In a relief to duty free shops at the Chhattrapti Shivaji International Airport, the Bombay high court has held that the state or central government cannot charge GST on goods sold at these shops.
The high court was hearing a petition filed by a duty free shop (DFS) opposing a show cause notice and criminal case against by the sales tax department.
The court held that though duty free shops were in India they did not come under the taxable territory and hence were exempt from paying GST.
A division bench of Justices Ranjit More and Bharati Dangre while hearing a criminal application filed by Sandeep Patil, a petitioner in a previous public interest litigation, was informed that the application was filed for a review of the order in the PIL. The high court had dismissed the PIL that sought directions to the deputy commissioner of sales tax department to refund the GST collected from the duty free shop.
The court was also seized of two petitions filed by Flemingo Travel Retail Limited which runs duty free shops at the airport seeking similar reliefs as Patil.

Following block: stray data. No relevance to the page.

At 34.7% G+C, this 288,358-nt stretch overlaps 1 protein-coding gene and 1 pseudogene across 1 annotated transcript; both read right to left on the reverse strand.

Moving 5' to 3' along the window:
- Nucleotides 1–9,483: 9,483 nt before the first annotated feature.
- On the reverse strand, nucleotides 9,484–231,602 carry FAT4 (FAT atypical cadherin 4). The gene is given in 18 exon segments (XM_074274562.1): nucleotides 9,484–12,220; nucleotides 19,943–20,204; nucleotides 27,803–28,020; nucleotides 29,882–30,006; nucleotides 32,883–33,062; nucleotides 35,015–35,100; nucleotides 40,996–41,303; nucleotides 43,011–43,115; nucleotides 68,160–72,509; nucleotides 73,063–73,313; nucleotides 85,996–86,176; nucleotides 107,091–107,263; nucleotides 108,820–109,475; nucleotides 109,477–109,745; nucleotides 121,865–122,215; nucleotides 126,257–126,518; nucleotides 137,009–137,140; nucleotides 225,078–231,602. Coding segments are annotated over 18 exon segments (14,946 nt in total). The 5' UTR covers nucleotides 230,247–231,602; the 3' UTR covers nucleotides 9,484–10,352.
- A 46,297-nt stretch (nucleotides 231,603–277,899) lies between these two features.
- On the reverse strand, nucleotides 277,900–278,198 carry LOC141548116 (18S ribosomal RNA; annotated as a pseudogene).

The petitioners informed the bench that as per the Customs Act the shops were involved in sale of goods that were imported both for arriving and departing passengers.
The petitioners pointed out that as the goods sold to departing passengers were not taxed they were able to provide them at international rates.
They also submitted that the duty free shops were paying a consideration to MIAL to run the business and hence the additional tax in the form of GST would render it impossible for them to offer goods at prevalent rates internationally.
The counsel for GST argued that as the duty free shops were operating in the state of Maharashtra they were liable to pay GST.
The petitioners then referred to a Karnataka high court judgment which held that duty free though functioning on state land, technically were beyond the customs frontiers and outside taxable territory and hence exempt from GST.
After hearing the submissions, on October 7 the court held that it was clear that both arriving and departing passengers were either importing goods or exporting goods. However as the goods being bought from the duty free shops were to be construed as being brought from abroad, as per Baggage Rules under duty free allowance they were exempt from paying GST on crossing the customs frontiers.
The court also said as the departing passengers were taking goods from duty free shops that were beyond the customs frontiers and they too were exempt from paying GST.